we will see what conservative withdrawals will be coming up in my time frame.

with the outlook by quite a few including bogle being that now that we re-traced which is easy we may be around 6% market returns and 2.50-4% on bonds. for a 50/50 mix that does not look to great and stands some where around a 3% safe withdrawal rate for at least 5 years and maybe longer.

i hope they are wrong. i am going off each years balance so whatever it is it is.
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Old 05-25-2015, 03:45 PM
 
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As you pointed out there with 4 exceptions, any other time period would permit withdrawals of 6.5%. That is way over what it takes to pay off a mortgage at current rates. If you want to look for the worst cases and also believe that will hit you at the worst time, that is what I call pessimism...constantly looking for the absolute worse case. If I were retiring today I would still feel relatively confident with the 4% rule. In hindsight, I was lucky. I can tell you for sure it did not seem that way in 2011. There had been some recovery but still lots of serious concern about the economy both in the US and the rest of the world. Any mention of Greece brought up discussion on the impending domino effect soon to overtake Spain, Portugal and Italy. Unemployment was high and the US economy was still scary in many areas.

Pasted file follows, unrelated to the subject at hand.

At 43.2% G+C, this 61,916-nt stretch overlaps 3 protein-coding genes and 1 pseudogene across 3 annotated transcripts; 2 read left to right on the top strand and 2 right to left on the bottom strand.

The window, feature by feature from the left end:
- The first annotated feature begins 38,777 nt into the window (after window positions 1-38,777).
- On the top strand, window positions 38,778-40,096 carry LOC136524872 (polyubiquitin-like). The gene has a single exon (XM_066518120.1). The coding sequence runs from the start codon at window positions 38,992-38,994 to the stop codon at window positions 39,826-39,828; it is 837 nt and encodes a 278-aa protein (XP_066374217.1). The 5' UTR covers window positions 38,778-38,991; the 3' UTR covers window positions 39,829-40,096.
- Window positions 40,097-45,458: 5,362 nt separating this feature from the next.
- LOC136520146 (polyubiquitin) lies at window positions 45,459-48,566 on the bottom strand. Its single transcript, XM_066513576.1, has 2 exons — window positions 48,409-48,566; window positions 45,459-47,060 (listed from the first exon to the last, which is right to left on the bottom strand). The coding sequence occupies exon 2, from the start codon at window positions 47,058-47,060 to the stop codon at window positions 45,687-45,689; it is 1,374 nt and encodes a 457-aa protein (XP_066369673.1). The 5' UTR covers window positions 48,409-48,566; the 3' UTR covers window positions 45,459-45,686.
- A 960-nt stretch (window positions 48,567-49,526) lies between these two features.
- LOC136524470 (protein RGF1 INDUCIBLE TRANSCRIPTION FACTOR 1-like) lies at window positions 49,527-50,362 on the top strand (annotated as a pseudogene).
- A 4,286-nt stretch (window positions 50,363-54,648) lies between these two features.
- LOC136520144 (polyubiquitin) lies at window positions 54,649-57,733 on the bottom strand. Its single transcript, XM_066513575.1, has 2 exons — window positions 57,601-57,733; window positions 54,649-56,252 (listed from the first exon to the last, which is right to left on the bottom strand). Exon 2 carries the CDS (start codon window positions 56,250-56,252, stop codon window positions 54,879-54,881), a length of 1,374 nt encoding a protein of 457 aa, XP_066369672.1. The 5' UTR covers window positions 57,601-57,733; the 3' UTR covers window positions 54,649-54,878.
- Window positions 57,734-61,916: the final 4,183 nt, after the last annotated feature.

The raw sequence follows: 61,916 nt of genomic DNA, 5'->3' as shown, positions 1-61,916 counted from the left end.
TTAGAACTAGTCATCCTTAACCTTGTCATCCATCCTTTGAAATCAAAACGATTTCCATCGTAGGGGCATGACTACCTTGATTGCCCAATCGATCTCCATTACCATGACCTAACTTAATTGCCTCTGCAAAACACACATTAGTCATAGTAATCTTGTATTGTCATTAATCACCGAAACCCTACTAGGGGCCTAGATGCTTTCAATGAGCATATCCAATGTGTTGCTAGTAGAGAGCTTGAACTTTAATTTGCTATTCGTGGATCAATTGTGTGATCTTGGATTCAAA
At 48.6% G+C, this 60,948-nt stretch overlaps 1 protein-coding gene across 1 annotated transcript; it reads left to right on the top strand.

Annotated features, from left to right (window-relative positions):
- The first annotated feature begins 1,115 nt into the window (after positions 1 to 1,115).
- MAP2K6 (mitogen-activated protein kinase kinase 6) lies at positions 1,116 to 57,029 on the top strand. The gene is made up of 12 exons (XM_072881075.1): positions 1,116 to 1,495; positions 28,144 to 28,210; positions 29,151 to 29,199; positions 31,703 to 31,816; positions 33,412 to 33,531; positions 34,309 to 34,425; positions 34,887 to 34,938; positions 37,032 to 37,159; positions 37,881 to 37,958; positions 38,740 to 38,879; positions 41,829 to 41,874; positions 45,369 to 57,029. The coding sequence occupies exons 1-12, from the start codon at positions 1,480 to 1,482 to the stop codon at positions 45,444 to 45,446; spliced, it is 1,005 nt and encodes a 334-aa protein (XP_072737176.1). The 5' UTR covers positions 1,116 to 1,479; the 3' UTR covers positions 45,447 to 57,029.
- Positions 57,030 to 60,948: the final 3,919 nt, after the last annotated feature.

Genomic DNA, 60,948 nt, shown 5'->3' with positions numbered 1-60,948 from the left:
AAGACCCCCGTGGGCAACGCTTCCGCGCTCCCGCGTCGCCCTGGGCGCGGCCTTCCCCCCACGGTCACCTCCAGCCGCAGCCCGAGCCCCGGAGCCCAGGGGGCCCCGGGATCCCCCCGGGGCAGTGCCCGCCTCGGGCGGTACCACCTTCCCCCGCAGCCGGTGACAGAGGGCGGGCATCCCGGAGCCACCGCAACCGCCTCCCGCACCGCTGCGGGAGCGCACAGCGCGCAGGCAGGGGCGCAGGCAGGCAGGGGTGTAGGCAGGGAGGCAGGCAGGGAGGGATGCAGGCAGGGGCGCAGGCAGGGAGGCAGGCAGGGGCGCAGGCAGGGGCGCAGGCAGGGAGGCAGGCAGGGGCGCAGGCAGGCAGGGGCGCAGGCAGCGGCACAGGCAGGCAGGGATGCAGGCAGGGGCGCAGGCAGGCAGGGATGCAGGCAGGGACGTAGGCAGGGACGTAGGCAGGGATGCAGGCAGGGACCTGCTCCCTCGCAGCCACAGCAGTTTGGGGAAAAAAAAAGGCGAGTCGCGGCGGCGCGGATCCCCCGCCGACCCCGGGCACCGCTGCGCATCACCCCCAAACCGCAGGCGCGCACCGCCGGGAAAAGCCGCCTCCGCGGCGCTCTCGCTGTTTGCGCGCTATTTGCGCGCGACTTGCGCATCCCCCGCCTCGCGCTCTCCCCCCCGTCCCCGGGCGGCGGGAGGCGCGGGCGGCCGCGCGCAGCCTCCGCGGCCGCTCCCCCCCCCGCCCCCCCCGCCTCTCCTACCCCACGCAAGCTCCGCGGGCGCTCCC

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Old 05-25-2015, 03:51 PM
 
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No ,don't misunderstand ,that is an average of 6.50% . Many were lower and many higher.